For people with co-occurring disorders, it can be difficult to determine which condition came first. It’s critical to treat both at the same time with licensed addiction and mental health professionals to increase your likelihood of a successful recovery following treatment.
Like any mental health disorder, co-occurring disorders can impact anyone and any number of substances could be contributing to a substance use disorder. Many people with co-occurring disorders struggle with the misuse of:
Do you ever get to a point where you just want to know why you don’t feel like yourself? Why you’re struggling to get through the normal day-to-day. Why that feeling of you should be happy but you aren’t won’t go away? Or why, even when you want to stop drinking or using drugs, you just keep turning to them?
When working to discern between addiction and a mental health disorder, it’s important to remember that simply using a substance doesn’t necessarily ignite a full-blown substance use or co-occurring disorder. For example, if someone drinks too much once or twice, and experiences the negative aftereffects, it doesn’t mean that they have a substance use disorder or that it will impact them for an extended period of time.
However, if drug or alcohol use is impacting their life negatively over and over again, and is causing chaos in other areas of their life, the likelihood that a substance use disorder has developed or will develop significantly increases.
To better understand your own substance use, it’s important to uncover your “why.” Why are you drinking or using? For example:
Everyone’s reasons for drinking or using are vastly different—and extremely personal. Create a judgment-free space where you’re comfortable sharing your most intense emotions and hard truths, whether that’s with a loved one, in an AA or NA group, with your doctor or just with yourself for now.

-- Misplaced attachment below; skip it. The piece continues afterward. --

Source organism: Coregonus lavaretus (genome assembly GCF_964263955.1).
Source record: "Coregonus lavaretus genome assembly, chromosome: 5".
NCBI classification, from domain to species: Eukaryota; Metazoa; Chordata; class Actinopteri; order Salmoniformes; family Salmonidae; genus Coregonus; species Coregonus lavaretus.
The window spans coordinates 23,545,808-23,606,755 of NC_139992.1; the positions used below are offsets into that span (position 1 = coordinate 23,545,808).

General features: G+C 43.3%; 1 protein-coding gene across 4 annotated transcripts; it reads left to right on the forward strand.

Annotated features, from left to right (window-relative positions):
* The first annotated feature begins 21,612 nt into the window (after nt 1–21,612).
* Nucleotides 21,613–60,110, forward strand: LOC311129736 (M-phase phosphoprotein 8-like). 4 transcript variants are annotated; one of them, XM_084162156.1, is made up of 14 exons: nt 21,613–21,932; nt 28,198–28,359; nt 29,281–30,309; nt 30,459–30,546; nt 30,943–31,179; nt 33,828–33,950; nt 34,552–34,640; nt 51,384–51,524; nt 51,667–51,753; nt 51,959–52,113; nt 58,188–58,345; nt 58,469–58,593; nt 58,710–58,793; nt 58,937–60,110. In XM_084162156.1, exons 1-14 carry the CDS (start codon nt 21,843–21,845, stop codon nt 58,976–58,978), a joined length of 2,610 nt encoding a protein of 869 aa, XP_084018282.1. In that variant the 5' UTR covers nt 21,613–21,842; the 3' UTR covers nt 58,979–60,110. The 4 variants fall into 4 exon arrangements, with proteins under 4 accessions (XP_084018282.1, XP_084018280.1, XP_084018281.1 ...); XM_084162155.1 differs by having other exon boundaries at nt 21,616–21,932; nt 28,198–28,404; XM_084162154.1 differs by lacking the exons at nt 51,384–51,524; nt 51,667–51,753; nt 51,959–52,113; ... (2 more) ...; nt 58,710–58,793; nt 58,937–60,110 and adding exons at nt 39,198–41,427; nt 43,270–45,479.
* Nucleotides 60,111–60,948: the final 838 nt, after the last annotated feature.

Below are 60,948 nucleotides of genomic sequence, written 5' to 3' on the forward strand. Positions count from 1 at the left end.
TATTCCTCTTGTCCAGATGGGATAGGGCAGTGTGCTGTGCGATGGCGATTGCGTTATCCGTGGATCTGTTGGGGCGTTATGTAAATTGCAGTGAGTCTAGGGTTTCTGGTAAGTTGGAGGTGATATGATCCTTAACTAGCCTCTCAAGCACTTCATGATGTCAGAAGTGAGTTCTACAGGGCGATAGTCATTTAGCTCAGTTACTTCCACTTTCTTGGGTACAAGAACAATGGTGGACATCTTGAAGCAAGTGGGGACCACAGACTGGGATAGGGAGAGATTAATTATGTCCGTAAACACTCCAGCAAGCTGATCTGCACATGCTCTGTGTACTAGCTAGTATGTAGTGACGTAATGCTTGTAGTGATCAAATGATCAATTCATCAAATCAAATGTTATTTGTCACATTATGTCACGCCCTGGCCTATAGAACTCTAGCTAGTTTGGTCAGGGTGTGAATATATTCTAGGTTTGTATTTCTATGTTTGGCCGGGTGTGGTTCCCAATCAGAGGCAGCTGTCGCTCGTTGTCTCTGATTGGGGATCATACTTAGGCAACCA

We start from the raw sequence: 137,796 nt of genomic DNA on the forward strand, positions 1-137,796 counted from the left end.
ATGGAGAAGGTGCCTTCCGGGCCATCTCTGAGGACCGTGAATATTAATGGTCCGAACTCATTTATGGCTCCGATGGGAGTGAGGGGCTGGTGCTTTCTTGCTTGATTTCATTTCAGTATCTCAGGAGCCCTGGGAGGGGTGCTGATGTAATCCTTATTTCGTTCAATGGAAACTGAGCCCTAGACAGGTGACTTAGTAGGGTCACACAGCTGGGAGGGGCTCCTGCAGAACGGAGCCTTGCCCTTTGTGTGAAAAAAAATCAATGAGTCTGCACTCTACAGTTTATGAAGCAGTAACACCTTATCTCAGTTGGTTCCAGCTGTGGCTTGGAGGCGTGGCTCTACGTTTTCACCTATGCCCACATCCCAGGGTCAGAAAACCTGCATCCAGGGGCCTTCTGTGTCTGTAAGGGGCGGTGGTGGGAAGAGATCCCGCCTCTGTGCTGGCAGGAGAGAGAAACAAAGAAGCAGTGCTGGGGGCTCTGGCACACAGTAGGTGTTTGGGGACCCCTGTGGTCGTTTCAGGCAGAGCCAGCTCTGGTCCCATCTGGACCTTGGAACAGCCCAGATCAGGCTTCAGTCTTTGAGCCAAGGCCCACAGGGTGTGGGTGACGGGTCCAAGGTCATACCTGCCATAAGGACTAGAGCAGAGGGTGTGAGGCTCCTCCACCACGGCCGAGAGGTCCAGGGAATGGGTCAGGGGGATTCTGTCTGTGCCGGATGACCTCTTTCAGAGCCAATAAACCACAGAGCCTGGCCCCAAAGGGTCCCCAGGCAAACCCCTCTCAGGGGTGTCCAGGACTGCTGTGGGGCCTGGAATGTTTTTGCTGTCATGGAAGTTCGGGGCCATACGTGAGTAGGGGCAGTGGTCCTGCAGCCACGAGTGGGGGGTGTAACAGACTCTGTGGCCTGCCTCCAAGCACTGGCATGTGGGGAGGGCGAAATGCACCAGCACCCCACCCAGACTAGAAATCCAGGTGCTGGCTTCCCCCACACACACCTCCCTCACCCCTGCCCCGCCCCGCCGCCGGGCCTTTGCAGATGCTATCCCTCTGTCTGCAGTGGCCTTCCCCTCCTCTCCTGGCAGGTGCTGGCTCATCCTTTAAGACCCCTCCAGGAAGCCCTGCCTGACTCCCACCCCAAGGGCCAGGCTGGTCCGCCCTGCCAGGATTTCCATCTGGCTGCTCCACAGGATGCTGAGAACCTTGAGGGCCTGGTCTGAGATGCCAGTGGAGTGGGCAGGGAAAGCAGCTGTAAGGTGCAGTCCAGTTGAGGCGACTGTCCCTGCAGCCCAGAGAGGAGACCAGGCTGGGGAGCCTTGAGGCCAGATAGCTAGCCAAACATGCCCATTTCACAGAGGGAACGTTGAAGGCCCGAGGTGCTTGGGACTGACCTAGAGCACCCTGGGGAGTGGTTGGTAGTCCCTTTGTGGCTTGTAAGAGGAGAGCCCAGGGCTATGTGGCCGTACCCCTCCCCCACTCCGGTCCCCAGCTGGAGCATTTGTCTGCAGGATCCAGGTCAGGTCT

As you discover the reasons behind your substance use, you’ll gain a clearer picture of how substances are impacting your life and whether a mental health disorder might be fueling an unhealthy relationship with drugs and alcohol.
Your journey to healing starts with an accurate diagnosis made by a mental health professional.
Trained and licensed professionals who have experience with substance use and mental health disorders can provide an accurate diagnosis. In turn, your opportunity for receiving effective treatment, entering into long-term recovery and living a fulfilled life full of hope greatly increase.
We understand that sharing your most personal thoughts and deepest emotions is incredibly intimidating. And while others along the way may have made you feel ashamed of or unsafe sharing your struggles with mental health or substance use, we want you to know that there’s more to you than this disease or these diseases. There’s more to your life and who you will become—and there’s hope in recovery.
Receiving an assessment and accurate diagnosis will help you:
Professional treatment will help you understand the connection between your mental health struggles and substance use. Additionally, it will give you the tools needed to stop seeing substances as the pathway to reducing the symptoms of a mental health disorder or subduing the emotions associated with life’s challenges.
You have the power to change your path. By learning about different directions and new routes to take, you can make the healthiest decisions for your life going forward. The other good news is, once you’ve chosen treatment, you’ll never have to walk through recovery alone.